A launch pad is an above-ground platform from which a rocket-powered missile or space vehicle is vertically launched. A spaceport (or launch complex) is a facility which includes, and provides required support for, one or more launch pads, although the term launch pad is often also used to describe the larger facility. A launch pad typically includes a launch mount or launch platform to support the vehicle and a service structure with umbilicals to provide propellants, cryogenic fluids, electrical power, communications and telemetry prior to launch. The service structure may also provide one or more access platforms to inspect and maintain the vehicle and to allow access to the crew cabin for vehicles carrying humans. The pad may contain a flame deflection structure to prevent the intense heat of the rocket exhaust from damaging the vehicle or pad structures, and a sound suppression system spraying large quantities of water may be employed
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China
China, officially the People's Republic
People's Republic
of China
China
(PRC), is a unitary sovereign state in East Asia
East Asia
and the world's most populous country, with a population of around 1.404 billion.[13] Covering approximately 9,600,000 square kilometers (3,700,000 sq mi), it is the third- or fourth-largest country by total area,[k][19] depending on the source consulted. China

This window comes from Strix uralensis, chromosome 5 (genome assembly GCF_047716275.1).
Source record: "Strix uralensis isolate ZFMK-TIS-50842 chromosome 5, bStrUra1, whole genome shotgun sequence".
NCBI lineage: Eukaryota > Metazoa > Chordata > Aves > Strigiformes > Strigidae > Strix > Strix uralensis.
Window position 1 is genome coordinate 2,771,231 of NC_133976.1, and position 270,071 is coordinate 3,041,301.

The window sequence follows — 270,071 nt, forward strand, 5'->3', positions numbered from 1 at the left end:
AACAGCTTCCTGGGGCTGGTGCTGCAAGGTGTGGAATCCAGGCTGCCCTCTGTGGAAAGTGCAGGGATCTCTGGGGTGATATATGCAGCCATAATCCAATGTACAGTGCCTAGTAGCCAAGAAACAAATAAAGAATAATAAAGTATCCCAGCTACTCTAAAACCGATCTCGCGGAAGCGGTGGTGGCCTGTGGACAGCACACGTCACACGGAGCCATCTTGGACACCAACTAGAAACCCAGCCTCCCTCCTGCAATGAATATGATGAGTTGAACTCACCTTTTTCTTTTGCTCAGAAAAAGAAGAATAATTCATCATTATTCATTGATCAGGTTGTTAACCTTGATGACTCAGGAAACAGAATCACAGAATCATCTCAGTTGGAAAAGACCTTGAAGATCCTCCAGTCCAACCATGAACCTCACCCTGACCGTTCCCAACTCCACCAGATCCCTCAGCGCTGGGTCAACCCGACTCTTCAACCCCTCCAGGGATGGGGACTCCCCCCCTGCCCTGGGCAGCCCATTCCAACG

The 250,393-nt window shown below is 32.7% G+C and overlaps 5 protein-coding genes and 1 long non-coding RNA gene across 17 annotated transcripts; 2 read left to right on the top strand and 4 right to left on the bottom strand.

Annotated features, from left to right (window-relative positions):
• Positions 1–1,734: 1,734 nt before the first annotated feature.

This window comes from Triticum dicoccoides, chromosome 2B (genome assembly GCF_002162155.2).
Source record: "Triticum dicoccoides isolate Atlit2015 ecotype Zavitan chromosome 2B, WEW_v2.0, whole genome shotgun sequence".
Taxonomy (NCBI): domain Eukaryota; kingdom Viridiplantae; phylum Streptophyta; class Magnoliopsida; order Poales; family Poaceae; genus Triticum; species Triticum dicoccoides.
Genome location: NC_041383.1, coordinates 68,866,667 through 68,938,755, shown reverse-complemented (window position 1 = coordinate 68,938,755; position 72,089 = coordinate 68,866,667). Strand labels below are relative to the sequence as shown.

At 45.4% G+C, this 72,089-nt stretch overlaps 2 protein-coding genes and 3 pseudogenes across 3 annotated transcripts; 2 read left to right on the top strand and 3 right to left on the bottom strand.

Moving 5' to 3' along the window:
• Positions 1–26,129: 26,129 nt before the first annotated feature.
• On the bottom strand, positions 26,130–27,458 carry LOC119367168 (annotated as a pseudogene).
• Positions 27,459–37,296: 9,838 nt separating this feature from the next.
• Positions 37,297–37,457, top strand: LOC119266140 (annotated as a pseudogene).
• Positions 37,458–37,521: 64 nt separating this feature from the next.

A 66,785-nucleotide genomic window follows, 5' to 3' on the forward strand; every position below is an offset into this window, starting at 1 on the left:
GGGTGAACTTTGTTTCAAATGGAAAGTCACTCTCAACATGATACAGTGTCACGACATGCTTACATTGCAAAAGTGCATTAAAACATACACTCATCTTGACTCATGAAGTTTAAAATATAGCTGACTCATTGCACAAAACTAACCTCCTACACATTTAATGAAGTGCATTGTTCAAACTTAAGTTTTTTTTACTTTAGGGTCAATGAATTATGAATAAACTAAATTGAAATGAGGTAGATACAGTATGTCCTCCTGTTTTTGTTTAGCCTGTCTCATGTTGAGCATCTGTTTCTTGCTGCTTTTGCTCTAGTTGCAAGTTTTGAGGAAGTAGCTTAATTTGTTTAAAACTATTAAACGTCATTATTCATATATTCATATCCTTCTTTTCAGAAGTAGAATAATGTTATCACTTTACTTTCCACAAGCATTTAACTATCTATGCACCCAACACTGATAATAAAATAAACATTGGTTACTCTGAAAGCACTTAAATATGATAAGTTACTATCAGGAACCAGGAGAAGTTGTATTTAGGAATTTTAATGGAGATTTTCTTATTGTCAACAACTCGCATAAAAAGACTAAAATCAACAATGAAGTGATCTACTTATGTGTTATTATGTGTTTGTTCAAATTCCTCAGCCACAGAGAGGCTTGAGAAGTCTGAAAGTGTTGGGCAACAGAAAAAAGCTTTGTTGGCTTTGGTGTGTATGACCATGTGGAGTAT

China
also has the most neighbor countries in the world
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Dongfeng (missile)
The Dongfeng (simplified Chinese: 东风; traditional Chinese: 東風; literally: "East Wind") series, typically abbreviated as "DF missiles", are a family of short, medium, intermediate-range and intercontinental ballistic missiles operated by the Chinese People's Liberation Army Rocket Force (formerly the Second Artillery Corps).Contents1 History 2 Dongfeng missiles2.1 Dongfeng 1 (SS-2) 2.2 Dongfeng 2 (CSS-1) 2.3 Dongfeng 3 (CSS-2) 2.4 Dongfeng 4 (CSS-3) 2.5 Dongfeng 5 (CSS-4) 2.6 Dongfeng 11 (CSS-7) 2.7 Dongfeng 12 (CSS-X-15) 2.8 Dongfeng 15 (CSS-6) 2.9 Dongfeng 16 (CSS-11) 2.10 Dongfeng 21 (CSS-5) 2.11 Dongfeng 25 2.12 Dongfeng 26 2.13 Dongfeng 31 (CSS-10) 2.14 Dongfeng 41 (CSS-X-10)3 References 4 External linksHistory[edit] After the signing of the Sino-Soviet Treaty of Friendship, Alliance and Mutual Assistance in 1950, the
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Intermediate-range Ballistic Missile
An intermediate-range ballistic missile (IRBM) is a ballistic missile with a range of 3,000–5,500 km (1,864–3,418 miles), between a medium-range ballistic missile (MRBM) and an intercontinental ballistic missile (ICBM). Classifying ballistic missiles by range is done mostly for convenience; in principle there is very little difference between a low-performance ICBM
ICBM
and a high-performance IRBM, because decreasing payload mass can increase range over ICBM threshold. The range definition used here is used within the U.S. Missile
Missile